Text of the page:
There are various types of foundation drainage systems. To know which one to install, it’s best to have your property evaluated by a foundation expert. There are two common types of foundation drainage systems that experts recommend: surface drains and French drains.
Each of these drains has their pros and cons depending on where you want to install them. For instance, French drains should be installed in areas where you have noticed leakage occurring or water pooling. Generally, French drains tend to work optimally in areas that have excess subsurface moisture.
A surface drain, on the other hand, should be installed where there’s pooling or ponding of water around your foundation. This especially occurs when the yard is negatively sloped.
Before installing one, it’s important to understand the advantages and disadvantages of each system. Therefore, it’s best to contact your local foundation repair contractor before deciding which drainage system is best for your foundation.
When is a French Drain The Best Choice?
If you live anywhere in the Dallas-Fort Worth area, a French drain is the best choice. A French drain is most effective if moisture around your foundation is the main problem.
When choosing this type of drainage system, ensure that it’s designed to collect water that’s pooling below the surface, not above it. If you want to collect water above the surface, choose a surface drain instead.
Digging a trench around your foundation is required when installing a French drain. The trench should be dug to the depth of the perimeter beam and sloped about 2 percent. The french is lined with a porous fabric to minimize soil intrusion.
A perforated pipe is then placed on the trench’s interior to help water drain out. Crushed pebble or small rocks is then used to cover the perforated pipe, and brought to within an inch or two of the surface.
A French drain works optimally if your foundation isn’t threatened by serious flooding and isn’t exposed to more than average amounts of rainfall.
When to Choose a Surface Drainage System As Opposed to a French Drain
When water is collecting right up against your concrete slab, it’s wise to install a surface drainage system.
Water ponding or pooling occurs when your yard is negatively sloped. A negative slope moves water toward the house. An expert should assess the slope and grade of the property, noting the specific location of pooling water or negative slope.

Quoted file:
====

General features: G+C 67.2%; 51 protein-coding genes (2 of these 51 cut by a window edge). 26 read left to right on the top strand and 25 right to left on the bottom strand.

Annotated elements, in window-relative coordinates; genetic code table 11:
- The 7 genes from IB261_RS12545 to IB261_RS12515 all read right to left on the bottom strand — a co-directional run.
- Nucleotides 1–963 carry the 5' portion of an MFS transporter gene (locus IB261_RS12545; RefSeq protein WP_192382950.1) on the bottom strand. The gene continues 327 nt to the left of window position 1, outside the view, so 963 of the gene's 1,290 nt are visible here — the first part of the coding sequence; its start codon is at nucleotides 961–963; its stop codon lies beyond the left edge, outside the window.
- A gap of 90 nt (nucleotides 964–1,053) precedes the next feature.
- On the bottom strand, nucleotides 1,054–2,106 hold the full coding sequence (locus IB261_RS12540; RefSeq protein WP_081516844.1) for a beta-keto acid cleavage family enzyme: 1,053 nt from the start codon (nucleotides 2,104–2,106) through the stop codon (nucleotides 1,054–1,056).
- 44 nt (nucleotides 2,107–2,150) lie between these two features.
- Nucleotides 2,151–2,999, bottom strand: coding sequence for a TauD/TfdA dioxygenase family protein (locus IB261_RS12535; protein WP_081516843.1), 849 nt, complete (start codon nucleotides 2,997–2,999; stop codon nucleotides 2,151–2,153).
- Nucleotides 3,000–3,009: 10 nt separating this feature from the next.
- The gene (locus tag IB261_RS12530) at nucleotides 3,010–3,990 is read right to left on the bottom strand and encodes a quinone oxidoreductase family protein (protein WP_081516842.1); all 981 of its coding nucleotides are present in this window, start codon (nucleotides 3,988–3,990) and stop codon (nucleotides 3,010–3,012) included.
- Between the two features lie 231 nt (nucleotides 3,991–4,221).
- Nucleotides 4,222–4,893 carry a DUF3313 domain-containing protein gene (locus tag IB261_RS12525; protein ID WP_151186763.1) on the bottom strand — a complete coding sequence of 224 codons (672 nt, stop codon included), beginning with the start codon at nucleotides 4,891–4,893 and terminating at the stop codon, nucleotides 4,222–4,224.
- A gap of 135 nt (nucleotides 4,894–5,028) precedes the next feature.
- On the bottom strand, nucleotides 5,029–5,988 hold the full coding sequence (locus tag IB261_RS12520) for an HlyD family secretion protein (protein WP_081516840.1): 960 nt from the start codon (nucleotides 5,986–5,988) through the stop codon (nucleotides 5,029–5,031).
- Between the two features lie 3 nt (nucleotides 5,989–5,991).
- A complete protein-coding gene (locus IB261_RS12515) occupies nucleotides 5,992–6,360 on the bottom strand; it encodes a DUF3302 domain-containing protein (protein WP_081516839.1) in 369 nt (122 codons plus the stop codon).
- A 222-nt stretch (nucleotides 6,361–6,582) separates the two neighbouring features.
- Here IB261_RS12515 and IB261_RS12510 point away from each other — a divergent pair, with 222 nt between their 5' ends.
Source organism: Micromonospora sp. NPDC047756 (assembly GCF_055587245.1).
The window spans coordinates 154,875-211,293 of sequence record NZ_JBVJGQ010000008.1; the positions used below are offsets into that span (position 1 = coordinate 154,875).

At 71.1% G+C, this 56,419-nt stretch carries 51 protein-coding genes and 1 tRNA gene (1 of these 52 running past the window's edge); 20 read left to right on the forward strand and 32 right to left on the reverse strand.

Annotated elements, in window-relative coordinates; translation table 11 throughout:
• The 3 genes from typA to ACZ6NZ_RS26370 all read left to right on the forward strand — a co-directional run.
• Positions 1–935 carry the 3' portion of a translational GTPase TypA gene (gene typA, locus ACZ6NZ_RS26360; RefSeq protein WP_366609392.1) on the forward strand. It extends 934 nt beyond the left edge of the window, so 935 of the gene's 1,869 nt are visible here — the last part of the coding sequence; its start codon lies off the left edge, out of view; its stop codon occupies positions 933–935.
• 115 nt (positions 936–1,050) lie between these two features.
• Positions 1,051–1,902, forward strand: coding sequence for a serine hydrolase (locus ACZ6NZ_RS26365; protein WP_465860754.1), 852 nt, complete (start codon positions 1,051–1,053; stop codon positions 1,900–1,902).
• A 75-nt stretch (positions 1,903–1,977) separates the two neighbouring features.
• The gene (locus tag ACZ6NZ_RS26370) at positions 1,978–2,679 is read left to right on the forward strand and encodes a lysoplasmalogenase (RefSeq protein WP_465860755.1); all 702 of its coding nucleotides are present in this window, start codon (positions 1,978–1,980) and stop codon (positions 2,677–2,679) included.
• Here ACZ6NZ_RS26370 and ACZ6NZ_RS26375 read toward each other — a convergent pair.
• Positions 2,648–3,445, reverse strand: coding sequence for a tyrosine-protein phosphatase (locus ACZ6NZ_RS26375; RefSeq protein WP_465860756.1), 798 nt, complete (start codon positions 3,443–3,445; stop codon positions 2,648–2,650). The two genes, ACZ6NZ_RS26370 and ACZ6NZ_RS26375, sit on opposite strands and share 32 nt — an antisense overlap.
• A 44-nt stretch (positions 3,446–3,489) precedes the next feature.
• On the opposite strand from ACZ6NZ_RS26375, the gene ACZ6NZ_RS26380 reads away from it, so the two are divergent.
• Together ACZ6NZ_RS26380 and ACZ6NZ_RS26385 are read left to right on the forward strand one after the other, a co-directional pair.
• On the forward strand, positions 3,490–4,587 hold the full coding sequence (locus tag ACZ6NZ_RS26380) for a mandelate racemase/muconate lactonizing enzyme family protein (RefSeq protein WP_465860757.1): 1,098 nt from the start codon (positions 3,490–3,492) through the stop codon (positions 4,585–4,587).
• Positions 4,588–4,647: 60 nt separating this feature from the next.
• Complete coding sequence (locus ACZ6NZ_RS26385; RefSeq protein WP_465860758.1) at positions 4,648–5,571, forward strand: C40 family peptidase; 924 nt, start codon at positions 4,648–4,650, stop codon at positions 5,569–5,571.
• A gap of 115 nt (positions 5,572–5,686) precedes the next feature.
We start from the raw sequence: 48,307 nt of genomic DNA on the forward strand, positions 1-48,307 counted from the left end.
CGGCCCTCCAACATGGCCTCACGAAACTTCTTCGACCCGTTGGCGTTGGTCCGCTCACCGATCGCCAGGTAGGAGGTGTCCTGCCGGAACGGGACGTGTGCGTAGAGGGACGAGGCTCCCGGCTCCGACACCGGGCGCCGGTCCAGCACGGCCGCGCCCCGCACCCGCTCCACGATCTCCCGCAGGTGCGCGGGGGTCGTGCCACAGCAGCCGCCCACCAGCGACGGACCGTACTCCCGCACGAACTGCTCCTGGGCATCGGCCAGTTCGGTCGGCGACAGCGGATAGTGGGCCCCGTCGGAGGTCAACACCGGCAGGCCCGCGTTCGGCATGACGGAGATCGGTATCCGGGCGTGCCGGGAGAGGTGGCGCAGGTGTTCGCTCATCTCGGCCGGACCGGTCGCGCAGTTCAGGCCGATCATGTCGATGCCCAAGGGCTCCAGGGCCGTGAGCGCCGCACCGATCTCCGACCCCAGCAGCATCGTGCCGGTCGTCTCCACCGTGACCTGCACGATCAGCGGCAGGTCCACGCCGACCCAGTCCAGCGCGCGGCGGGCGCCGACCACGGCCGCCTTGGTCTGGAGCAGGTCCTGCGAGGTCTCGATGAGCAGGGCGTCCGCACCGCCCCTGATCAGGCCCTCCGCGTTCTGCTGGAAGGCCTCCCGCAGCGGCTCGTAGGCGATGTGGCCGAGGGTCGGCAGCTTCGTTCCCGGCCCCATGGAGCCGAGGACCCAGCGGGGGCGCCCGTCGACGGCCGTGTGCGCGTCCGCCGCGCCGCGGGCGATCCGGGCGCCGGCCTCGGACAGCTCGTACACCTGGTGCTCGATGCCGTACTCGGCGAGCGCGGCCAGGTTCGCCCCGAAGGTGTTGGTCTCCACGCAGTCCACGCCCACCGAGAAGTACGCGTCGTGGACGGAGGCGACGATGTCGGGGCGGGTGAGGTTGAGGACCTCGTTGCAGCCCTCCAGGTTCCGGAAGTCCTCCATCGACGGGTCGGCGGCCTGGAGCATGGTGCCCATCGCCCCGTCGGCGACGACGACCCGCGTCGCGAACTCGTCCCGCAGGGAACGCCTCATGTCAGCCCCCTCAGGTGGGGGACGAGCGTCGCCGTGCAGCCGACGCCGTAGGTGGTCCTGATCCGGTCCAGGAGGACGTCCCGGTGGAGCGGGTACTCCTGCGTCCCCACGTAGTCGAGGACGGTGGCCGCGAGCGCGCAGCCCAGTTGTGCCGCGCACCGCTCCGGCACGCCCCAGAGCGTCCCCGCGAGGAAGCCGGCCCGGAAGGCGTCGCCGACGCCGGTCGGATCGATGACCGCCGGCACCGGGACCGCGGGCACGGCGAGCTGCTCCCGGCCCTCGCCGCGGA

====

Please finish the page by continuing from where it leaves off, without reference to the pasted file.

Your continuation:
Sloping of more than 1”-1-1/2” on a 10’ run can cause an enormous amount of water to soak into the walls of your home. You will usually notice your home having this problem if the soil around your foundation always seems damp.
If this issue isn’t resolved by a contractor, foundation upheaval and, or sinking can become a serious issue.
Choosing One Foundation Drainage System vs The Other
Water damage to your house can be a costly problem. However, picking the right home drainage system can prevent water damage. An expert can best assess the situation and help you make the right decision.
Sometimes a combinate French and surface drain are required. The surface drain should never be connected to the French drain.
Essentially, the difference between a surface drain and a French drain is that a surface drainage is installed for the purpose of removing water located on the soil’s surface. It comprises of collection boxes that help drain this water. These are normally 9″-12″ square and spaced every eight to ten feet.
The length of these drains depends on whether the water is being discharged to the outer edges of your property or towards the street. They can be 4’ long or well over 40’ long. The sole purpose of a surface drain is to ensure that water is directed as far away from your home’s foundation as possible.
If flooding or ponding is your problem, a surface drainage system is all that you need.
A French drain, on the other hand, is the best option if you have high moisture levels in the dirt surrounding your home’s foundation. This type of French drain is made by placing a perforated pipe in a trench and filling with gravel.
The trench will need to be dug down to the footers of the foundation and must be 2′-3” wide. Here’s a step by step guide on how to install French drains.
Not protecting the foundation of your home is one of the most expensive mistakes you can make as a homeowner. The most effective way to protect it is to ensure it has the right foundation system.